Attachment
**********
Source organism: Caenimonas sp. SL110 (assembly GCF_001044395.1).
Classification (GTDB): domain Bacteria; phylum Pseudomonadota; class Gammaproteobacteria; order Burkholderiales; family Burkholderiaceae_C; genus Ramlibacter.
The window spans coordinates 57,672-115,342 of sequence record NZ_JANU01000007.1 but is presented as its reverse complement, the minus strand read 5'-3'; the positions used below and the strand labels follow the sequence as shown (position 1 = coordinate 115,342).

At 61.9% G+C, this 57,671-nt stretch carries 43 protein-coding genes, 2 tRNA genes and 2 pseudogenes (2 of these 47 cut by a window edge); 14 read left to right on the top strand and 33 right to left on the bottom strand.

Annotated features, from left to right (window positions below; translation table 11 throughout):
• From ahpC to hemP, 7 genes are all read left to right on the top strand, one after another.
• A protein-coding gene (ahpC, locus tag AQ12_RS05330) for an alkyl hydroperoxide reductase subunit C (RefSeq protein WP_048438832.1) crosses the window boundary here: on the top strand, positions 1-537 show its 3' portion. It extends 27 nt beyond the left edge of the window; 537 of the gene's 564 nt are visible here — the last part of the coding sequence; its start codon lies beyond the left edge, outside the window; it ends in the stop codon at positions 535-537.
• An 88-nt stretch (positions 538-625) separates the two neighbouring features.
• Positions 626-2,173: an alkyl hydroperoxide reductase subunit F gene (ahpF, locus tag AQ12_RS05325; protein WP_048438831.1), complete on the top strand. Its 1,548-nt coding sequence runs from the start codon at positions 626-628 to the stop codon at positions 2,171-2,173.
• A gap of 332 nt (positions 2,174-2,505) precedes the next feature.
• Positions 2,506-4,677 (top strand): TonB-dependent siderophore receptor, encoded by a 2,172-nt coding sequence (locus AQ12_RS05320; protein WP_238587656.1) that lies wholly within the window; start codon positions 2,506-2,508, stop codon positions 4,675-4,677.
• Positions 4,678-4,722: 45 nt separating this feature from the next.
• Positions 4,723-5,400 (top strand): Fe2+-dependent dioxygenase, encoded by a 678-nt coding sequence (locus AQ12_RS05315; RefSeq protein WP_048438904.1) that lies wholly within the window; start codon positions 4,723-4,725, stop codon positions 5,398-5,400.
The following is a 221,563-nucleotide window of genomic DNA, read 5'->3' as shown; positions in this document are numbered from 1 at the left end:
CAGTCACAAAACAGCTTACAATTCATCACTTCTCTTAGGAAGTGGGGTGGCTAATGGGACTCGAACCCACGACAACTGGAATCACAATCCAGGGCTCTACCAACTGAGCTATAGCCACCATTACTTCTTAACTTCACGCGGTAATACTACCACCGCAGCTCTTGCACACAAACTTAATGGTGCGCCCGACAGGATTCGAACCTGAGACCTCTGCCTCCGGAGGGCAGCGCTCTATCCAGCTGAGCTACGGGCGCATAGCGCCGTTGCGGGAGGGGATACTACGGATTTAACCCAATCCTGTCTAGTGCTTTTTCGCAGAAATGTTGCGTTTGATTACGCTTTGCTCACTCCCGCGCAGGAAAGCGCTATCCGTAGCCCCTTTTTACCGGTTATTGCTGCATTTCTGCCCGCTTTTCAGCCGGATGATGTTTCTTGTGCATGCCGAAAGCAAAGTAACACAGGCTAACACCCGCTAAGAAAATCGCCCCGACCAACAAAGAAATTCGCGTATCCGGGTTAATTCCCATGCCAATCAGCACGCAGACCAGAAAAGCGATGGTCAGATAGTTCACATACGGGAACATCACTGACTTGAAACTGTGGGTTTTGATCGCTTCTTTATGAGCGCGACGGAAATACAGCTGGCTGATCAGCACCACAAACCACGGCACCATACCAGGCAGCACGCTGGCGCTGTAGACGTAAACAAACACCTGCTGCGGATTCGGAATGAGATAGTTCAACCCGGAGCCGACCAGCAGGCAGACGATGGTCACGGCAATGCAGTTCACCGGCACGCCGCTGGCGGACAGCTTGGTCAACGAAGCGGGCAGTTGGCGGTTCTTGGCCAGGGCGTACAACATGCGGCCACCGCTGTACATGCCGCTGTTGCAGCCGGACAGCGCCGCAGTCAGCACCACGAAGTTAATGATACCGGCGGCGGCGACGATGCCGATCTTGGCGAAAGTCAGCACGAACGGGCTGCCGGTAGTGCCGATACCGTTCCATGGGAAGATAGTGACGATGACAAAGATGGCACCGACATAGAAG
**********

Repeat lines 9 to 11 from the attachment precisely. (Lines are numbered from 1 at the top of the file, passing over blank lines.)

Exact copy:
• Positions 626-2,173: an alkyl hydroperoxide reductase subunit F gene (ahpF, locus tag AQ12_RS05325; protein WP_048438831.1), complete on the top strand. Its 1,548-nt coding sequence runs from the start codon at positions 626-628 to the stop codon at positions 2,171-2,173.
• A gap of 332 nt (positions 2,174-2,505) precedes the next feature.
• Positions 2,506-4,677 (top strand): TonB-dependent siderophore receptor, encoded by a 2,172-nt coding sequence (locus AQ12_RS05320; protein WP_238587656.1) that lies wholly within the window; start codon positions 2,506-2,508, stop codon positions 4,675-4,677.